Afterwards we repaired to the gay karaoke bar called Mann’s Street. This bar had two rooms connected by a narrow corridor. A karaoke machine was set up in one room, where solemn Finns engaged in this national sport. Karaoke is a serious business in Finland. The other room was just a regular bar with TV screens and a sound system.

We positioned ourselves in the doorway of the TV room. I was standing in the corridor.

I had noticed him when I had entered the bar. The roomy gentleman in the heavy metal t-shirt. When I describe him as ‘roomy’ I simply mean that he was one of the most spacious people I had ever seen in my life. I know it is indelicate and rude to reference someone’s weight, but really there is no other way to describe him. He was extremely tall, and morbidly obese.

A couple of drinks in, as I was standing in the corridor, he approached the TV room from the karaoke room. Owing to his size and the narrowness of the corridor I squeezed up against the wall to allow him easy passage by me.

He stopped directly in front of me, looked at me, leered, raised his t-shirt above his head – exposing his gargantuan belly. He pressed forward, pinning me to the wall; his mounds of sweat coated, smelly flesh enveloping my face. He jiggled into my face, banging my head against the wall in doing so. I couldn’t breathe. My spectacles became dislodged from my nose and ended up somewhere on my forehead.

He reached down and placed his hands between my legs and squeezed, while making some perverted slurping sound.

He removed himself from my face and crotch, and blithely carried on his way.

It can’t have lasted more than three seconds

I stared around in horror and disgust. My friends were standing right beside me.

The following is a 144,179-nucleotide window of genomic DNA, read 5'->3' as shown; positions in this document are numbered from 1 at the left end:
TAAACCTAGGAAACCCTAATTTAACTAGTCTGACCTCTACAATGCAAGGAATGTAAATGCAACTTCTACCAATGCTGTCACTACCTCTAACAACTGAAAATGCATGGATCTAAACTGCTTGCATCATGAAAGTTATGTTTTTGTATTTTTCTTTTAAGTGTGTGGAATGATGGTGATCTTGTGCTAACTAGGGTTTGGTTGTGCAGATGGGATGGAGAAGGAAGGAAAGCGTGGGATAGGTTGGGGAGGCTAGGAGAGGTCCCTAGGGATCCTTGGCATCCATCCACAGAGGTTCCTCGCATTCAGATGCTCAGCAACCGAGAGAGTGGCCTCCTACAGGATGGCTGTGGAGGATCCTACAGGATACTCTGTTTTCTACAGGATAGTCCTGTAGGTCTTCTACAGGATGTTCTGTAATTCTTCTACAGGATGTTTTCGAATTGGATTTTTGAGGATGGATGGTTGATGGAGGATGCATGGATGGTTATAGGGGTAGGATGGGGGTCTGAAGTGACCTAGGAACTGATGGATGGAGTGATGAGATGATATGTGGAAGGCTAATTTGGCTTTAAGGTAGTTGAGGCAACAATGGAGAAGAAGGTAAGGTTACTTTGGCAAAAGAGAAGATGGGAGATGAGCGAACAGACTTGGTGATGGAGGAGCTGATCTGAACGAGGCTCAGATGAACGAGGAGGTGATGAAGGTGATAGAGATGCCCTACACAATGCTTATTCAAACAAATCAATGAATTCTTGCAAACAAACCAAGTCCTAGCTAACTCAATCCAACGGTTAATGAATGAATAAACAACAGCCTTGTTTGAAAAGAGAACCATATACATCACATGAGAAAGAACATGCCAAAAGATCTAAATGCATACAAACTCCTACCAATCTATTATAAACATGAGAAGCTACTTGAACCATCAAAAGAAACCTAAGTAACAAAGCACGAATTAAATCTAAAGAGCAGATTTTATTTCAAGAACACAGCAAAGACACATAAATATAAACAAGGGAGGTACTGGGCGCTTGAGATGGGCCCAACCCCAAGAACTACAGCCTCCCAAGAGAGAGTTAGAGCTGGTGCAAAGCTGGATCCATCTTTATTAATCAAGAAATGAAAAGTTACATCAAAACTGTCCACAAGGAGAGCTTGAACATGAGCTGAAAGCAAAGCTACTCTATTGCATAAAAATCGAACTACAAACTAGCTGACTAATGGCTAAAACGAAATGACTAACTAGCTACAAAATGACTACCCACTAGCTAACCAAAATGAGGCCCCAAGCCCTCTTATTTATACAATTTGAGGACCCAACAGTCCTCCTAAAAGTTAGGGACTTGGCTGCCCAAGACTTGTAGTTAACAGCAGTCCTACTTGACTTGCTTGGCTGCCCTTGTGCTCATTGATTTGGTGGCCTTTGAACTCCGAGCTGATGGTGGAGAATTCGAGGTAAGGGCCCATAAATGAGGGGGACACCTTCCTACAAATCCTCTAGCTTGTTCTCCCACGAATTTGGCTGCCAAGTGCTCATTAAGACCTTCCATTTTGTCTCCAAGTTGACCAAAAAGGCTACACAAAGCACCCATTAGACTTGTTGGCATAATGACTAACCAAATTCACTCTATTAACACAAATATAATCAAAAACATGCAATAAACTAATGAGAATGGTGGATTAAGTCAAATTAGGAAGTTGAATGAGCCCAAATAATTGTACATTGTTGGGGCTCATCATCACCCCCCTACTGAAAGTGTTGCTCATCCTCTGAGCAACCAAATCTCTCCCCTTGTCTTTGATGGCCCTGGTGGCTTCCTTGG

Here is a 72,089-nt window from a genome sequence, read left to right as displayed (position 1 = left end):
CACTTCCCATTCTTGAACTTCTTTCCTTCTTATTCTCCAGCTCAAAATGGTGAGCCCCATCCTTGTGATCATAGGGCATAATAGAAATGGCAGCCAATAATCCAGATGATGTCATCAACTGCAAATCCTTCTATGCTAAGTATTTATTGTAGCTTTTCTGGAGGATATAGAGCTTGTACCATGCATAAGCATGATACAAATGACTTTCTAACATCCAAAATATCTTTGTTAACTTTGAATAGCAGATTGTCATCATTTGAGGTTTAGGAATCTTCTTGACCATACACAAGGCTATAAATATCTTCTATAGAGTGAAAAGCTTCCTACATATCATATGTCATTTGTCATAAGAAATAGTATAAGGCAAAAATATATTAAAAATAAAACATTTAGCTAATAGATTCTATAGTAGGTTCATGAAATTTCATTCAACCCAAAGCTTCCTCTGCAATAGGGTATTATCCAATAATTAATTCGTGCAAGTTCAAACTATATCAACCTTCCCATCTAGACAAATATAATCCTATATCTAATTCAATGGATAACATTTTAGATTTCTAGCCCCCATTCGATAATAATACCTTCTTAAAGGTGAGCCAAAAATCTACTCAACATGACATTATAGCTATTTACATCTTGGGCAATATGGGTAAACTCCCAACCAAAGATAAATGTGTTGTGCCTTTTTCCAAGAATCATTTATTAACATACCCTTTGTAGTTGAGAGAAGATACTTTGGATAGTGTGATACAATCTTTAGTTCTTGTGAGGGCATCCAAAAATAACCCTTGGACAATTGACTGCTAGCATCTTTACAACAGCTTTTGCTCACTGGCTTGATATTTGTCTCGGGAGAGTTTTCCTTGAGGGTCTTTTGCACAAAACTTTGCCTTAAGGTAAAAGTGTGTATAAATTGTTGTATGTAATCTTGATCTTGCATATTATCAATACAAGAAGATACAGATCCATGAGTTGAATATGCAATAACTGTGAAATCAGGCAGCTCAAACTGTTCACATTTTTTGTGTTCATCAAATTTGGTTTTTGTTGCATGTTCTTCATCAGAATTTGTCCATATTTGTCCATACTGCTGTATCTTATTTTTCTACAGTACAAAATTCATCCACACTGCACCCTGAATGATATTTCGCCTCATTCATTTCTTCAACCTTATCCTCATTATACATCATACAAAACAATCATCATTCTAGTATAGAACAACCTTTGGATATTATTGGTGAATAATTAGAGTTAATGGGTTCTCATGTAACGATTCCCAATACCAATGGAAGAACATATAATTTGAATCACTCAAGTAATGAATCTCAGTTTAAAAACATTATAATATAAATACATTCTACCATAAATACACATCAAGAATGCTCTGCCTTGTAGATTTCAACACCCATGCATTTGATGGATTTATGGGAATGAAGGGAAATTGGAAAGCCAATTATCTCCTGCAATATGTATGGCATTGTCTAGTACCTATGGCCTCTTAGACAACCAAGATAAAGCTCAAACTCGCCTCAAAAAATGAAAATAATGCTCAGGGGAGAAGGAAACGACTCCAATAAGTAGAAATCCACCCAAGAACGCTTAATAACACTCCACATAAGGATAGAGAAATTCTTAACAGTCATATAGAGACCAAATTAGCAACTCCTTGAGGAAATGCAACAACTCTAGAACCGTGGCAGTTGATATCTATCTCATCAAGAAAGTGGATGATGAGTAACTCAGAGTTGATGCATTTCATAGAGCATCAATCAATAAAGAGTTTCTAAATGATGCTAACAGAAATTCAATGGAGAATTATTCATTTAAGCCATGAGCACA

‘Oh my god’ I yelped, straightening my specs. I felt quite distressed. ‘What the hell was that?’

I was not best pleased that they all laughed. Then again I was laughing too.

Why am I even mentioning this encounter?

Well I’ve been reading the news reports about Al Porter’s alleged behaviour as a ‘sex pest’.

My initial reaction when I read the story ‘Well why don’t they smack him one, if he gets all gropey with them without consent? That’s what I’d do.’

Except, then I remembered that wasn’t how I’d reacted. It was too sudden, and unannounced and brief. By the time it took me to react, it was over.

This is by no means a pity party for myself. I was not traumatised by the event. It did not make me love Helsinki any less. I am not planning a pilgrimage to return to that bar to confront the inner demons awoken by the experience, as these demons don’t exist.

I know that some people might have a worse reaction than I had to such an incident, and if they did that is certainly their right.

I however, don’t feel any need to tattoo #MeToo on my forehead. That is my right.

To me, it was just a brief, ugly, uninvited encounter on a very pleasant holiday.

The stories in the news about all these Porter-Weinsteins has just reminded me of my own holiday I guess.

I am planning a holiday in Helsinki next May. No reason not to. A lovely city.